In the current scenario, education should be realistic and nature-friendly. The earlier definition of education was restricted to the holistic development of the child which help them to increase their capacity and helps in social upliftment. But such definition gives a more individualistic aim of education. Due to that individualistic aim, we have become disconnected from nature. So, a school should be a place which provides students with an area to explore. They should get practical learning or learning from nature which is also propounded by Rousseau in the mid-eighteenth century. Integrating Sustainable development goals in the school curriculum will make it possible to connect the nature with the lives of the children in the classroom. Then, students will be more aware and sensitive towards their social and natural surroundings. The research attempts to examine the efficiency of project-based learning in mathematics to create awareness around sustainable development goals. The major finding of the research was that students are less aware of sustainable development goals, but when given time and an appropriate learning environment, students can be made aware of these goals. In this research, project-based learning was used to make students aware of sustainable development goals. Students were given pre test and post test which helped in analyzing their performance. After the intervention, post test result showed that mathematics projects can create an awareness of sustainable development goals.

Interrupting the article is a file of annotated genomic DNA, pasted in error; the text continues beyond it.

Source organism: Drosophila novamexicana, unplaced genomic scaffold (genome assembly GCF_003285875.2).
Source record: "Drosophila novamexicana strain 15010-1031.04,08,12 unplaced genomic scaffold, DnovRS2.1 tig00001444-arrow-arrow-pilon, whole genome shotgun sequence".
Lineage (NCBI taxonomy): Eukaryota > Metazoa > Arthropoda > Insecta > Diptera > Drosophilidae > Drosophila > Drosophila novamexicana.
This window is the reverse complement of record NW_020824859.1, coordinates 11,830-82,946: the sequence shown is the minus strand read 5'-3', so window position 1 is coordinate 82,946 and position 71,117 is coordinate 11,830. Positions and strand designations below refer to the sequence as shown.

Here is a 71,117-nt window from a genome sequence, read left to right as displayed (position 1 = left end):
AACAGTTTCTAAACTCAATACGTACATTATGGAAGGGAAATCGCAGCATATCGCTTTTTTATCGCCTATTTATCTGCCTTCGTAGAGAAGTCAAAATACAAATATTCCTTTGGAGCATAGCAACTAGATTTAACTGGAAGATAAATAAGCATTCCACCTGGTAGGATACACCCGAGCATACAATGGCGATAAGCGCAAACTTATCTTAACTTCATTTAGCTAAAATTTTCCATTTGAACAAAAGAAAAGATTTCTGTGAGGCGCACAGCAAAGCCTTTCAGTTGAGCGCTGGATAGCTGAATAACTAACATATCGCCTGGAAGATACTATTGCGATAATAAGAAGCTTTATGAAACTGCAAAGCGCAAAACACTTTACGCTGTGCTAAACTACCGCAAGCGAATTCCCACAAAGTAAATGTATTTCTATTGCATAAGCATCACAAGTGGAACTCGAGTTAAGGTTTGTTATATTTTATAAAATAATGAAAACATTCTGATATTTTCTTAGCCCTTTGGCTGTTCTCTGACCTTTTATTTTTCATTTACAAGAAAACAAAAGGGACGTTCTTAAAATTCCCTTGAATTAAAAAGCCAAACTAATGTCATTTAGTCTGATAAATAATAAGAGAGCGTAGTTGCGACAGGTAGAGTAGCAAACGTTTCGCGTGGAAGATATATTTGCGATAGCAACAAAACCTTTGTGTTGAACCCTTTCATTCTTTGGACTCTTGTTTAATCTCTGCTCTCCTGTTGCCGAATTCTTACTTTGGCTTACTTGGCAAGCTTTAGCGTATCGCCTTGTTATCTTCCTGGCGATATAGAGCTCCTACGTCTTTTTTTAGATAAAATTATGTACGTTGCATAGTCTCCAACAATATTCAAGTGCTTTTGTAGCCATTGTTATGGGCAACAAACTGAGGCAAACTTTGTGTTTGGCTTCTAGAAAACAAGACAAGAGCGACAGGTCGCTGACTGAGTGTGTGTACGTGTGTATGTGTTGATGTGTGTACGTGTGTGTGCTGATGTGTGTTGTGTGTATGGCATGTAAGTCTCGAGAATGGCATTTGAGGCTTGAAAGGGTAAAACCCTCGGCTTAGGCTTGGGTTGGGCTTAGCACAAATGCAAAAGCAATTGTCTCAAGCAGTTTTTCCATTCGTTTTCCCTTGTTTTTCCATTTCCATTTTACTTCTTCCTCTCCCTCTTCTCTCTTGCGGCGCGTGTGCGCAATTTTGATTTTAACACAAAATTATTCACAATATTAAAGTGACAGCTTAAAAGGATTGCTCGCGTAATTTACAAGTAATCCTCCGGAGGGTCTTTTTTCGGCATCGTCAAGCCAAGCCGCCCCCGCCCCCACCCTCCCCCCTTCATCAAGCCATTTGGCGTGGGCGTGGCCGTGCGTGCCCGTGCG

Keywords: holistic development, natural learning, project based learning, sustainable development goals

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18 Flexural Fatigue Performance of Self-Compacting Fibre Reinforced Concrete

Authors: Surinder Pal Singh, Sanjay Goel

Abstract: